But in the coming days, the most substantive news will be clearing a hiding-in-plain-sight compromise to hold down student loan interest rates, one month after busting a deadline and making millions of college kids anxious.

That anticlimax will leave plenty of time for lawmakers to raise a self-aggrandizing fuss about how they really ought to stick around and start negotiating to avoid the next potential budget catastrophe. Members from both parties will join in, safe in the knowledge they won’t get their stated wish because nothing is more sacrosanct to Congress than summer break.

That “district work period” on the House calendar for the final week of September? Not so much. Keep Reading…

Obama Says Income Gap Is Fraying U.S. Social Fabric

GALESBURG, Ill. — In a week when he tried to focus attention on the struggles of the middle class, President Obama said in an interview that he was worried that years of widening income inequality and the lingering effects of the financial crisis had frayed the country’s social fabric and undermined Americans’ belief in opportunity.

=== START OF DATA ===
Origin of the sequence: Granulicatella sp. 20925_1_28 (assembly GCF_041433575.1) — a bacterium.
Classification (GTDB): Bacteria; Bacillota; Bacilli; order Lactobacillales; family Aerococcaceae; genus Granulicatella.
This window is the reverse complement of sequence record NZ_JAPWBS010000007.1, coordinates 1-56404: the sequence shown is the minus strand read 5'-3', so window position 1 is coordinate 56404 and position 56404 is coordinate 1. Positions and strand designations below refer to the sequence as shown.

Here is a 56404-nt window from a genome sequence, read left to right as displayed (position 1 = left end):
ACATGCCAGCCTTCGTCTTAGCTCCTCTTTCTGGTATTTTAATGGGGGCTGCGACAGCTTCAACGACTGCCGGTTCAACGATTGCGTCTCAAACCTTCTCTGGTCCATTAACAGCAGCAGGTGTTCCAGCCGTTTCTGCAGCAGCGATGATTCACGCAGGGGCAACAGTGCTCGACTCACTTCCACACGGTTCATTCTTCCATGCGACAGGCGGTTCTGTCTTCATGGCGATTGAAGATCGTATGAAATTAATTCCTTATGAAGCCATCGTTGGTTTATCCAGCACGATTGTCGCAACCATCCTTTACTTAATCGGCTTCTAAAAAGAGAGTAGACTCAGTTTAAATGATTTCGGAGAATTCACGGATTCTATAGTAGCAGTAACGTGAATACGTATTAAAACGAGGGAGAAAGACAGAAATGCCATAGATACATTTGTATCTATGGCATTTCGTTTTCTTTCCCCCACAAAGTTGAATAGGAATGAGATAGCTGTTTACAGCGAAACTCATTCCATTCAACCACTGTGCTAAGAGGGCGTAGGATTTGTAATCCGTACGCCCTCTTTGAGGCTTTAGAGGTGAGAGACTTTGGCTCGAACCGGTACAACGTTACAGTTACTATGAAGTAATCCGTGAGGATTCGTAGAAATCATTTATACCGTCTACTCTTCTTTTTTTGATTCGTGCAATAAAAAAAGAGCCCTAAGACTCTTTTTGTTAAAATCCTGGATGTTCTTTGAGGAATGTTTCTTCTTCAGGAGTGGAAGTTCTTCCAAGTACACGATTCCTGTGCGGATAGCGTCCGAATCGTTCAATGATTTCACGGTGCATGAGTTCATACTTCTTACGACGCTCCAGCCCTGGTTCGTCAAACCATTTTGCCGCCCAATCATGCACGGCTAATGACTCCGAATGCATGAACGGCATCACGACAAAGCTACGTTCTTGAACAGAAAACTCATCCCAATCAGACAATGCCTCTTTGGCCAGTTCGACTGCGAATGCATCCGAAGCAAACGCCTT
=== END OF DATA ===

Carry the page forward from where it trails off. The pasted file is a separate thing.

Upward mobility, Mr. Obama said in a 40-minute interview with The New York Times, “was part and parcel of who we were as Americans.”

“And that’s what’s been eroding over the last 20, 30 years, well before the financial crisis,” he added.

“If we don’t do anything, then growth will be slower than it should be. Unemployment will not go down as fast as it should. Income inequality will continue to rise,” he said. “That’s not a future that we should accept.”

A few days after the acquittal in the Trayvon Martin case prompted him to speak about being a black man in America, Mr. Obama said the country’s struggle over race would not be eased until the political process in Washington began addressing the fear of many people that financial stability is unattainable.

“Racial tensions won’t get better; they may get worse, because people will feel as if they’ve got to compete with some other group to get scraps from a shrinking pot,” Mr. Obama said. “If the economy is growing, everybody feels invested. Everybody feels as if we’re rolling in the same direction.”

Mr. Obama, who this fall will choose a new chairman of the Federal Reserve to share economic stewardship, expressed confidence that the trends could be reversed with the right policies.

The economy is “far stronger” than four years ago, he said, yet many people who write to him still do not feel secure about their future, even as their current situation recovers.